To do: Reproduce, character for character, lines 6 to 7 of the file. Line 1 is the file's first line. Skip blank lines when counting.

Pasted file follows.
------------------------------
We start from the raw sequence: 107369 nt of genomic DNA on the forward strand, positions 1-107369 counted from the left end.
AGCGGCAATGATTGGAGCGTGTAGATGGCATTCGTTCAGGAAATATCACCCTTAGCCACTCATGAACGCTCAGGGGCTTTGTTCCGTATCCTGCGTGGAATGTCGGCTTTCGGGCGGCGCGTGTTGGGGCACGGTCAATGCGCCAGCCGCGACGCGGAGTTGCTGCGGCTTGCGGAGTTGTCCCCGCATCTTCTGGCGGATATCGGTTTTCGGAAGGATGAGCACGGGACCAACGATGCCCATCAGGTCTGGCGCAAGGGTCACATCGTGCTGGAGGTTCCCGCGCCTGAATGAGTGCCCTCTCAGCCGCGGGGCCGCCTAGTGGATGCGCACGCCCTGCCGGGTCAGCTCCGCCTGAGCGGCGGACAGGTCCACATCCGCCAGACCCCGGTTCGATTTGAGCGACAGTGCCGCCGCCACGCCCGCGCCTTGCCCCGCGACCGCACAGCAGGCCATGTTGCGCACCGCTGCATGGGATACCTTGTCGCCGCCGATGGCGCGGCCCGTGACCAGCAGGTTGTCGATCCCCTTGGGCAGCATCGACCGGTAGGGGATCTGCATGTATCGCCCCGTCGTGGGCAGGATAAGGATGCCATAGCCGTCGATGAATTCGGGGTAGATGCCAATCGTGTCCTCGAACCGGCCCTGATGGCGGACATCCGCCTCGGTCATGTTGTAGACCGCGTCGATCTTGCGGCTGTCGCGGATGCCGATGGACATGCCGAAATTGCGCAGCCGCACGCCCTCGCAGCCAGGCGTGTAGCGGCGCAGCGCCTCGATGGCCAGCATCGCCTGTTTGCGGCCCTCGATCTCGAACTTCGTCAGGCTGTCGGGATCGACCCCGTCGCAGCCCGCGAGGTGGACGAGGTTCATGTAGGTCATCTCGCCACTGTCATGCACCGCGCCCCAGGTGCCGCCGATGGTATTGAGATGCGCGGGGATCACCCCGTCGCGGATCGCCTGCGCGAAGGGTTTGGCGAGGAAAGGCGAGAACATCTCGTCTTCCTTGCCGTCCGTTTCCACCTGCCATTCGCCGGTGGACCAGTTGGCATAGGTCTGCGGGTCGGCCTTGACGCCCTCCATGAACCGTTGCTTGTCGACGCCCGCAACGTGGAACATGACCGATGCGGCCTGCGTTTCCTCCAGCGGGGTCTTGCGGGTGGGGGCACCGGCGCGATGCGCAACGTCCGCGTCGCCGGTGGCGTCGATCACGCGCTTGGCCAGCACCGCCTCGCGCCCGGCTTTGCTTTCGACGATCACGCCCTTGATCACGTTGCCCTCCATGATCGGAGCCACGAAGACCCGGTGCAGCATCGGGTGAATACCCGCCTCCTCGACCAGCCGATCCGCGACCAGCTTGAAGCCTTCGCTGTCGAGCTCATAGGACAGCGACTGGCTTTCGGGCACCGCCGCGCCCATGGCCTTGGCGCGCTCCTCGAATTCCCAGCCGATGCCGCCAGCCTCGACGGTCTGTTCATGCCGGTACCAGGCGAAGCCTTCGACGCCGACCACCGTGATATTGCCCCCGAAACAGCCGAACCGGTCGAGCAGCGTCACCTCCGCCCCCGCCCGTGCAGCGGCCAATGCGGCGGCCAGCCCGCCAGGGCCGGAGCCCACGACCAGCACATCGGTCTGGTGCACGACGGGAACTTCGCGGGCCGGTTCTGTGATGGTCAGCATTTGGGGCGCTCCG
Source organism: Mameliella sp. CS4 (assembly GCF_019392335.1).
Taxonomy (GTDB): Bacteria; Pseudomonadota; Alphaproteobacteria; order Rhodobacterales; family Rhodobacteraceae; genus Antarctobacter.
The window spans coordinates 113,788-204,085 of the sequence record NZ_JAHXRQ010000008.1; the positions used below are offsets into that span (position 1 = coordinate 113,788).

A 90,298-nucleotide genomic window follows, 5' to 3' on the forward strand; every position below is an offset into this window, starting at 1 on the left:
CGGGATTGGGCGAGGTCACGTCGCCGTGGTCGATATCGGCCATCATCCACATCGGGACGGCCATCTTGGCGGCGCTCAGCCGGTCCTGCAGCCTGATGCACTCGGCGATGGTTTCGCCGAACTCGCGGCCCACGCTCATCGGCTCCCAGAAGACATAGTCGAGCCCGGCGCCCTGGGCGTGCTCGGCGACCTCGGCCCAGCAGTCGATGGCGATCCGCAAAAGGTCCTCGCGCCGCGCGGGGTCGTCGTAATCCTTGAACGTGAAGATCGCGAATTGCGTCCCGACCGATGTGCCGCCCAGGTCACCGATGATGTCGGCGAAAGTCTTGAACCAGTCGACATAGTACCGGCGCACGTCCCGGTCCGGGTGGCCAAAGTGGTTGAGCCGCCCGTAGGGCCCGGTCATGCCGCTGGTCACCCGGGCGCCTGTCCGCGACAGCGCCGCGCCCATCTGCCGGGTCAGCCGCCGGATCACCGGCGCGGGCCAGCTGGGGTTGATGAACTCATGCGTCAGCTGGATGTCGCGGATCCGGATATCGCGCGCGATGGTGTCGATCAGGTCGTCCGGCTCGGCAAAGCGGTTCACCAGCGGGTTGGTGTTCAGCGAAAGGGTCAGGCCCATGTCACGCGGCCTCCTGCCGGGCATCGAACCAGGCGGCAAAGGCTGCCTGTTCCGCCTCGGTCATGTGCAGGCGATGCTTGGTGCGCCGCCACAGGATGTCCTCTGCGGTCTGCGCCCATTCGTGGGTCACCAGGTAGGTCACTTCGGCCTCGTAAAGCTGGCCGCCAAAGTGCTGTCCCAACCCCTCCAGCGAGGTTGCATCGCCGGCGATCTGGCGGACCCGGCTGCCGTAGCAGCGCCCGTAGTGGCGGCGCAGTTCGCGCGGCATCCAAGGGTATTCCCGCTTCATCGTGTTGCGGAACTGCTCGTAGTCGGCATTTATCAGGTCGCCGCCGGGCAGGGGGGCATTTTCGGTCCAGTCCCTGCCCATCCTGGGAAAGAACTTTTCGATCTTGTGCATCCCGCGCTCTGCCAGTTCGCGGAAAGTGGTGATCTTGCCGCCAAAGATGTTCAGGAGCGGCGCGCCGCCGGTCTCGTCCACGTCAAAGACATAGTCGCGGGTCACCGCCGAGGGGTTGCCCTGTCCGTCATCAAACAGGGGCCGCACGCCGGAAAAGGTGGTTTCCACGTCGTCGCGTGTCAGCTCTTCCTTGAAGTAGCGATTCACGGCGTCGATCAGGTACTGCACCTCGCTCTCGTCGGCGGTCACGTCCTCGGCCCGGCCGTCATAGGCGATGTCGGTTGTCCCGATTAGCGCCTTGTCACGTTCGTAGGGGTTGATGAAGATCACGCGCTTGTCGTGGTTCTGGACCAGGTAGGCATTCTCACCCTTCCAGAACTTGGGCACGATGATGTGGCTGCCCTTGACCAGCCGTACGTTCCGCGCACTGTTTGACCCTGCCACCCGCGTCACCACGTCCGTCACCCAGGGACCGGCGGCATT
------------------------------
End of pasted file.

A 90,298-nucleotide genomic window follows, 5' to 3' on the forward strand; every position below is an offset into this window, starting at 1 on the left:
CGGGATTGGGCGAGGTCACGTCGCCGTGGTCGATATCGGCCATCATCCACATCGGGACGGCCATCTTGGCGGCGCTCAGCCGGTCCTGCAGCCTGATGCACTCGGCGATGGTTTCGCCGAACTCGCGGCCCACGCTCATCGGCTCCCAGAAGACATAGTCGAGCCCGGCGCCCTGGGCGTGCTCGGCGACCTCGGCCCAGCAGTCGATGGCGATCCGCAAAAGGTCCTCGCGCCGCGCGGGGTCGTCGTAATCCTTGAACGTGAAGATCGCGAATTGCGTCCCGACCGATGTGCCGCCCAGGTCACCGATGATGTCGGCGAAAGTCTTGAACCAGTCGACATAGTACCGGCGCACGTCCCGGTCCGGGTGGCCAAAGTGGTTGAGCCGCCCGTAGGGCCCGGTCATGCCGCTGGTCACCCGGGCGCCTGTCCGCGACAGCGCCGCGCCCATCTGCCGGGTCAGCCGCCGGATCACCGGCGCGGGCCAGCTGGGGTTGATGAACTCATGCGTCAGCTGGATGTCGCGGATCCGGATATCGCGCGCGATGGTGTCGATCAGGTCGTCCGGCTCGGCAAAGCGGTTCACCAGCGGGTTGGTGTTCAGCGAAAGGGTCAGGCCCATGTCACGCGGCCTCCTGCCGGGCATCGAACCAGGCGGCAAAGGCTGCCTGTTCCGCCTCGGTCATGTGCAGGCGATGCTTGGTGCGCCGCCACAGGATGTCCTCTGCGGTCTGCGCCCATTCGTGGGTCACCAGGTAGGTCACTTCGGCCTCGTAAAGCTGGCCGCCAAAGTGCTGTCCCAACCCCTCCAGCGAGGTTGCATCGCCGGCGATCTGGCGGACCCGGCTGCCGTAGCAGCGCCCGTAGTGGCGGCGCAGTTCGCGCGGCATCCAAGGGTATTCCCGCTTCATCGTGTTGCGGAACTGCTCGTAGTCGGCATTTATCAGGTCGCCGCCGGGCAGGGGGGCATTTTCGGTCCAGTCCCTGCCCATCCTGGGAAAGAACTTTTCGATCTTGTGCATCCCGCGCTCTGCCAGTTCGCGGAAAGTGGTGATCTTGCCGCCAAAGATGTTCAGGAGCGGCGCGCCGCCGGTCTCGTCCACGTCAAAGACATAGTCGCGGGTCACCGCCGAGGGGTTGCCCTGTCCGTCATCAAACAGGGGCCGCACGCCGGAAAAGGTGGTTTCCACGTCGTCGCGTGTCAGCTCTTCCTTGAAGTAGCGATTCACGGCGTCGATCAGGTACTGCACCTCGCTCTCGTCGGCGGTCACGTCCTCGGCCCGGCCGTCATAGGCGATGTCGGTTGTCCCGATTAGCGCCTTGTCACGTTCGTAGGGGTTGATGAAGATCACGCGCTTGTCGTGGTTCTGGACCAGGTAGGCATTCTCACCCTTCCAGAACTTGGGCACGATGATGTGGCTGCCCTTGACCAGCCGTACGTTCCGCGCACTGTTTGACCCTGCCACCCGCGTCACCACGTCCGTCACCCAGGGACCGGCGGCATT